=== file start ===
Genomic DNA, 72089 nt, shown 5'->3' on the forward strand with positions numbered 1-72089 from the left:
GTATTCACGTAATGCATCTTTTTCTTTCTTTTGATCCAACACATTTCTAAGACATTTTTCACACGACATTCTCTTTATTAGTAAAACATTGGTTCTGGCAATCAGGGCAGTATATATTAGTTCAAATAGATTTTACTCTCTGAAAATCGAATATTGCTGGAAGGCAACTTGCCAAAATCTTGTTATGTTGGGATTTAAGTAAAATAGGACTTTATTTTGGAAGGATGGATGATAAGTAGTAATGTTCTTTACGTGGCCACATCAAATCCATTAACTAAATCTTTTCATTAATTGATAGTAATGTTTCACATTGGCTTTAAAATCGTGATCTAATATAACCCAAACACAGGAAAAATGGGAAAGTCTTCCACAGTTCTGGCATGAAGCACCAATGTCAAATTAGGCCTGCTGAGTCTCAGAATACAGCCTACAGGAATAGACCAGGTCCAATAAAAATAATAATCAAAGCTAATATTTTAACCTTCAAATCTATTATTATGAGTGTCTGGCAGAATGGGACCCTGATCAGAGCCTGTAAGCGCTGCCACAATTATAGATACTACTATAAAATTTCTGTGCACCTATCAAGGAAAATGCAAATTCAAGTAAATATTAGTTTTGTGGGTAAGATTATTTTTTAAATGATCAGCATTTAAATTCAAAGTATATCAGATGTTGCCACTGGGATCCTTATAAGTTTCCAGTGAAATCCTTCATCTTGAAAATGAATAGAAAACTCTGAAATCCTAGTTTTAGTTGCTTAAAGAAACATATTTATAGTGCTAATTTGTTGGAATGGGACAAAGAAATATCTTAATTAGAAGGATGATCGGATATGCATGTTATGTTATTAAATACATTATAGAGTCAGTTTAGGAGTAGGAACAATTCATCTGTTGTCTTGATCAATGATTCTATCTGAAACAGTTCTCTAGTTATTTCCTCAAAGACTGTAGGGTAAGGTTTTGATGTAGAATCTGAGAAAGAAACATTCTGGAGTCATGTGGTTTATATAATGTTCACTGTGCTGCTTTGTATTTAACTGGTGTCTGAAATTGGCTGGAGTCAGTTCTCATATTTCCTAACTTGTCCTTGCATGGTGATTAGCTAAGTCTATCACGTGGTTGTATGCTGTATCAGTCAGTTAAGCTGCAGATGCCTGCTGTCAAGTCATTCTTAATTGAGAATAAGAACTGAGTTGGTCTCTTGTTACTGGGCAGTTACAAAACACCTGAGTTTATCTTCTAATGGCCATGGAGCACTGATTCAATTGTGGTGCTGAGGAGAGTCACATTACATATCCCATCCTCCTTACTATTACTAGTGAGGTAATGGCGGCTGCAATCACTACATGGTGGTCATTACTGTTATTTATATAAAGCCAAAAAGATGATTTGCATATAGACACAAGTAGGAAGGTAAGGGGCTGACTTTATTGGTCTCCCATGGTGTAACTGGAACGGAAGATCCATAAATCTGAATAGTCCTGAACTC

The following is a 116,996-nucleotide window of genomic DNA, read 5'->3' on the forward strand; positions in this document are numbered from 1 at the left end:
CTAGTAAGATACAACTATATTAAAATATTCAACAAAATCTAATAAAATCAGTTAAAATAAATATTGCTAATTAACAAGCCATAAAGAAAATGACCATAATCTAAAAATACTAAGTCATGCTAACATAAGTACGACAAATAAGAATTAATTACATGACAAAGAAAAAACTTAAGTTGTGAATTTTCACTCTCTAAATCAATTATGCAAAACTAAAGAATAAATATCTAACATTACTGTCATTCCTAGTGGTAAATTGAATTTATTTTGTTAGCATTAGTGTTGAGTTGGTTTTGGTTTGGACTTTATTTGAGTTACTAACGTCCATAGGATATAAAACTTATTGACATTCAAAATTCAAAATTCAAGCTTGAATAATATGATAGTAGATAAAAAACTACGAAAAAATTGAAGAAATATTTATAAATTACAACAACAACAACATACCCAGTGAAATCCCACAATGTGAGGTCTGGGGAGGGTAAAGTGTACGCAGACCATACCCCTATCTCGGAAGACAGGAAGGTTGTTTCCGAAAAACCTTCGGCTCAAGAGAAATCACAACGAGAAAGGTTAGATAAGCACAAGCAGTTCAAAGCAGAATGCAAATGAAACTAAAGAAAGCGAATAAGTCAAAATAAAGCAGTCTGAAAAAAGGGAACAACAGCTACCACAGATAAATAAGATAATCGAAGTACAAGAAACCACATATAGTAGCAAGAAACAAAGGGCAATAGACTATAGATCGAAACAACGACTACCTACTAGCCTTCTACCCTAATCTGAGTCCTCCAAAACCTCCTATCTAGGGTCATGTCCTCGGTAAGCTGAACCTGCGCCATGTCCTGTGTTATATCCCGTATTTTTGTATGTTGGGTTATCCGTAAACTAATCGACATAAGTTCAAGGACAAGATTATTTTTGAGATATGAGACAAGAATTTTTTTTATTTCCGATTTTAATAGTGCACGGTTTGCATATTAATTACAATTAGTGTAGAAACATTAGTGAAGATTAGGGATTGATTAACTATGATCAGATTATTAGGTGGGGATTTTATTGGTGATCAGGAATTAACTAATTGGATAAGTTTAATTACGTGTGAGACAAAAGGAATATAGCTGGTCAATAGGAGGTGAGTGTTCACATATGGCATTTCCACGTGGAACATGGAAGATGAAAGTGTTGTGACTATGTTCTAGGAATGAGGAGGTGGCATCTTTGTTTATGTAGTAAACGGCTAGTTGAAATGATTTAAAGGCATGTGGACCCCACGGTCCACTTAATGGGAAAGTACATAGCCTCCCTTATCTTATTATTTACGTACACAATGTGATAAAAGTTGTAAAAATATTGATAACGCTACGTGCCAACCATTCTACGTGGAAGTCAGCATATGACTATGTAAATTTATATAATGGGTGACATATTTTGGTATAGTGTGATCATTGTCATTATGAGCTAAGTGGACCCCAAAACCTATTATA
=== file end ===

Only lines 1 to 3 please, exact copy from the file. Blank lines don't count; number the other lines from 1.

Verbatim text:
Genomic DNA, 72089 nt, shown 5'->3' on the forward strand with positions numbered 1-72089 from the left:
GTATTCACGTAATGCATCTTTTTCTTTCTTTTGATCCAACACATTTCTAAGACATTTTTCACACGACATTCTCTTTATTAGTAAAACATTGGTTCTGGCAATCAGGGCAGTATATATTAGTTCAAATAGATTTTACTCTCTGAAAATCGAATATTGCTGGAAGGCAACTTGCCAAAATCTTGTTATGTTGGGATTTAAGTAAAATAGGACTTTATTTTGGAAGGATGGATGATAAGTAGTAATGTTCTTTACGTGGCCACATCAAATCCATTAACTAAATCTTTTCATTAATTGATAGTAATGTTTCACATTGGCTTTAAAATCGTGATCTAATATAACCCAAACACAGGAAAAATGGGAAAGTCTTCCACAGTTCTGGCATGAAGCACCAATGTCAAATTAGGCCTGCTGAGTCTCAGAATACAGCCTACAGGAATAGACCAGGTCCAATAAAAATAATAATCAAAGCTAATATTTTAACCTTCAAATCTATTATTATGAGTGTCTGGCAGAATGGGACCCTGATCAGAGCCTGTAAGCGCTGCCACAATTATAGATACTACTATAAAATTTCTGTGCACCTATCAAGGAAAATGCAAATTCAAGTAAATATTAGTTTTGTGGGTAAGATTATTTTTTAAATGATCAGCATTTAAATTCAAAGTATATCAGATGTTGCCACTGGGATCCTTATAAGTTTCCAGTGAAATCCTTCATCTTGAAAATGAATAGAAAACTCTGAAATCCTAGTTTTAGTTGCTTAAAGAAACATATTTATAGTGCTAATTTGTTGGAATGGGACAAAGAAATATCTTAATTAGAAGGATGATCGGATATGCATGTTATGTTATTAAATACATTATAGAGTCAGTTTAGGAGTAGGAACAATTCATCTGTTGTCTTGATCAATGATTCTATCTGAAACAGTTCTCTAGTTATTTCCTCAAAGACTGTAGGGTAAGGTTTTGATGTAGAATCTGAGAAAGAAACATTCTGGAGTCATGTGGTTTATATAATGTTCACTGTGCTGCTTTGTATTTAACTGGTGTCTGAAATTGGCTGGAGTCAGTTCTCATATTTCCTAACTTGTCCTTGCATGGTGATTAGCTAAGTCTATCACGTGGTTGTATGCTGTATCAGTCAGTTAAGCTGCAGATGCCTGCTGTCAAGTCATTCTTAATTGAGAATAAGAACTGAGTTGGTCTCTTGTTACTGGGCAGTTACAAAACACCTGAGTTTATCTTCTAATGGCCATGGAGCACTGATTCAATTGTGGTGCTGAGGAGAGTCACATTACATATCCCATCCTCCTTACTATTACTAGTGAGGTAATGGCGGCTGCAATCACTACATGGTGGTCATTACTGTTATTTATATAAAGCCAAAAAGATGATTTGCATATAGACACAAGTAGGAAGGTAAGGGGCTGACTTTATTGGTCTCCCATGGTGTAACTGGAACGGAAGATCCATAAATCTGAATAGTCCTGAACTC

The following is a 116,996-nucleotide window of genomic DNA, read 5'->3' on the forward strand; positions in this document are numbered from 1 at the left end: